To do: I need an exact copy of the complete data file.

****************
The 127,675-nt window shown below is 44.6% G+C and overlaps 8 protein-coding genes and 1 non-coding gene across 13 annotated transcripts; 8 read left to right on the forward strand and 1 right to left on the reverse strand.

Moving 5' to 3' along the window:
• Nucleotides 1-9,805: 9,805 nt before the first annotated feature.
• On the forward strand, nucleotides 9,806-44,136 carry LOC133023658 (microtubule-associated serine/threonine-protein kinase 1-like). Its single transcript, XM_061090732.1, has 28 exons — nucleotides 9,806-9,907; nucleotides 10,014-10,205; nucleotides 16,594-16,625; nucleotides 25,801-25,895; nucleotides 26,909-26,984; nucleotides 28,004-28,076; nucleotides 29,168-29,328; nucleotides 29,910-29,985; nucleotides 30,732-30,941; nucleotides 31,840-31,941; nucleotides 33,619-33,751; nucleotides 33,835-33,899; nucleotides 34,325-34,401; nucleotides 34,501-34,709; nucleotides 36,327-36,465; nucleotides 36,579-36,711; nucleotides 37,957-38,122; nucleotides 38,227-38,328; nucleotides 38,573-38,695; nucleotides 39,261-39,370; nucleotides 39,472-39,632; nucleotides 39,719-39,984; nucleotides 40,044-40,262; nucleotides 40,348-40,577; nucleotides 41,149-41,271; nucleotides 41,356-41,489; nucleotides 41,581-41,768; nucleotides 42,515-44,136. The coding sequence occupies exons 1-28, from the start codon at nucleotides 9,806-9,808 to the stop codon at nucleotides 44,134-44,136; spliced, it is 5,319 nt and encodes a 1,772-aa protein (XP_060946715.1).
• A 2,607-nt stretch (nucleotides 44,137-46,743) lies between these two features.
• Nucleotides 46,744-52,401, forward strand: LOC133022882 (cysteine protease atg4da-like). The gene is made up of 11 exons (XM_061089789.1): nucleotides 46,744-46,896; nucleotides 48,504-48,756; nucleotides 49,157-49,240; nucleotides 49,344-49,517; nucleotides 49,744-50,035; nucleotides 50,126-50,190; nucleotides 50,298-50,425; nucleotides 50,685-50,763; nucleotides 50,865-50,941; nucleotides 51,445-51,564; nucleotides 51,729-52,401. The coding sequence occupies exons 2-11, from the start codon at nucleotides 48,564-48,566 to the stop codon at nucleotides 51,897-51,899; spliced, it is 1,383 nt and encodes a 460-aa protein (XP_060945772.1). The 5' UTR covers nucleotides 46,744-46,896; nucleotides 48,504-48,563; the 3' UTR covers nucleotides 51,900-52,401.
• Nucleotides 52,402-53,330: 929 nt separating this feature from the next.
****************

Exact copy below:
The 127,675-nt window shown below is 44.6% G+C and overlaps 8 protein-coding genes and 1 non-coding gene across 13 annotated transcripts; 8 read left to right on the forward strand and 1 right to left on the reverse strand.

Moving 5' to 3' along the window:
• Nucleotides 1-9,805: 9,805 nt before the first annotated feature.
• On the forward strand, nucleotides 9,806-44,136 carry LOC133023658 (microtubule-associated serine/threonine-protein kinase 1-like). Its single transcript, XM_061090732.1, has 28 exons — nucleotides 9,806-9,907; nucleotides 10,014-10,205; nucleotides 16,594-16,625; nucleotides 25,801-25,895; nucleotides 26,909-26,984; nucleotides 28,004-28,076; nucleotides 29,168-29,328; nucleotides 29,910-29,985; nucleotides 30,732-30,941; nucleotides 31,840-31,941; nucleotides 33,619-33,751; nucleotides 33,835-33,899; nucleotides 34,325-34,401; nucleotides 34,501-34,709; nucleotides 36,327-36,465; nucleotides 36,579-36,711; nucleotides 37,957-38,122; nucleotides 38,227-38,328; nucleotides 38,573-38,695; nucleotides 39,261-39,370; nucleotides 39,472-39,632; nucleotides 39,719-39,984; nucleotides 40,044-40,262; nucleotides 40,348-40,577; nucleotides 41,149-41,271; nucleotides 41,356-41,489; nucleotides 41,581-41,768; nucleotides 42,515-44,136. The coding sequence occupies exons 1-28, from the start codon at nucleotides 9,806-9,808 to the stop codon at nucleotides 44,134-44,136; spliced, it is 5,319 nt and encodes a 1,772-aa protein (XP_060946715.1).
• A 2,607-nt stretch (nucleotides 44,137-46,743) lies between these two features.
• Nucleotides 46,744-52,401, forward strand: LOC133022882 (cysteine protease atg4da-like). The gene is made up of 11 exons (XM_061089789.1): nucleotides 46,744-46,896; nucleotides 48,504-48,756; nucleotides 49,157-49,240; nucleotides 49,344-49,517; nucleotides 49,744-50,035; nucleotides 50,126-50,190; nucleotides 50,298-50,425; nucleotides 50,685-50,763; nucleotides 50,865-50,941; nucleotides 51,445-51,564; nucleotides 51,729-52,401. The coding sequence occupies exons 2-11, from the start codon at nucleotides 48,564-48,566 to the stop codon at nucleotides 51,897-51,899; spliced, it is 1,383 nt and encodes a 460-aa protein (XP_060945772.1). The 5' UTR covers nucleotides 46,744-46,896; nucleotides 48,504-48,563; the 3' UTR covers nucleotides 51,900-52,401.
• Nucleotides 52,402-53,330: 929 nt separating this feature from the next.